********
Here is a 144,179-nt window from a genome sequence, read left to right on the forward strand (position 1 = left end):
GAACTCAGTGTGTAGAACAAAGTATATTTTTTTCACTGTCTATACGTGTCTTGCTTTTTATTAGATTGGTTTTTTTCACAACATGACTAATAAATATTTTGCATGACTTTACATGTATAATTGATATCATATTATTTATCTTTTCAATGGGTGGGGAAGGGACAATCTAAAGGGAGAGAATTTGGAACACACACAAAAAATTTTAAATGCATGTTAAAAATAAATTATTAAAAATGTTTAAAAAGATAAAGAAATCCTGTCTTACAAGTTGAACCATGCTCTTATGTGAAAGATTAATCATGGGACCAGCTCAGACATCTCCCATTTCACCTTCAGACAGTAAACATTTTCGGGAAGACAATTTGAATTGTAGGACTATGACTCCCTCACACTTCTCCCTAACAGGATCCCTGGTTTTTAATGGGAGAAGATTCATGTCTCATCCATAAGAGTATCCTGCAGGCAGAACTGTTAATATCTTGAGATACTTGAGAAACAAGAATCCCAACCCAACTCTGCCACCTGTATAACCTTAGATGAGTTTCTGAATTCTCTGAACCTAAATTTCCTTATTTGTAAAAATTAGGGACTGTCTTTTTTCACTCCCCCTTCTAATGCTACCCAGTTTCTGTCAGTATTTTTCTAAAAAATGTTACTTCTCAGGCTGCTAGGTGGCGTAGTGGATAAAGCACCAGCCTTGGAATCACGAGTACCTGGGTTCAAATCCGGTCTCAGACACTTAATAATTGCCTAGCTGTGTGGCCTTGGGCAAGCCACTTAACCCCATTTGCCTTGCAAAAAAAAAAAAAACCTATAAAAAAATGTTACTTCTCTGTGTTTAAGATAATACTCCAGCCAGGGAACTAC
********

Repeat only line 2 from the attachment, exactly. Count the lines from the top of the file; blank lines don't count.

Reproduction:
GAACTCAGTGTGTAGAACAAAGTATATTTTTTTCACTGTCTATACGTGTCTTGCTTTTTATTAGATTGGTTTTTTTCACAACATGACTAATAAATATTTTGCATGACTTTACATGTATAATTGATATCATATTATTTATCTTTTCAATGGGTGGGGAAGGGACAATCTAAAGGGAGAGAATTTGGAACACACACAAAAAATTTTAAATGCATGTTAAAAATAAATTATTAAAAATGTTTAAAAAGATAAAGAAATCCTGTCTTACAAGTTGAACCATGCTCTTATGTGAAAGATTAATCATGGGACCAGCTCAGACATCTCCCATTTCACCTTCAGACAGTAAACATTTTCGGGAAGACAATTTGAATTGTAGGACTATGACTCCCTCACACTTCTCCCTAACAGGATCCCTGGTTTTTAATGGGAGAAGATTCATGTCTCATCCATAAGAGTATCCTGCAGGCAGAACTGTTAATATCTTGAGATACTTGAGAAACAAGAATCCCAACCCAACTCTGCCACCTGTATAACCTTAGATGAGTTTCTGAATTCTCTGAACCTAAATTTCCTTATTTGTAAAAATTAGGGACTGTCTTTTTTCACTCCCCCTTCTAATGCTACCCAGTTTCTGTCAGTATTTTTCTAAAAAATGTTACTTCTCAGGCTGCTAGGTGGCGTAGTGGATAAAGCACCAGCCTTGGAATCACGAGTACCTGGGTTCAAATCCGGTCTCAGACACTTAATAATTGCCTAGCTGTGTGGCCTTGGGCAAGCCACTTAACCCCATTTGCCTTGCAAAAAAAAAAAAAACCTATAAAAAAATGTTACTTCTCTGTGTTTAAGATAATACTCCAGCCAGGGAACTAC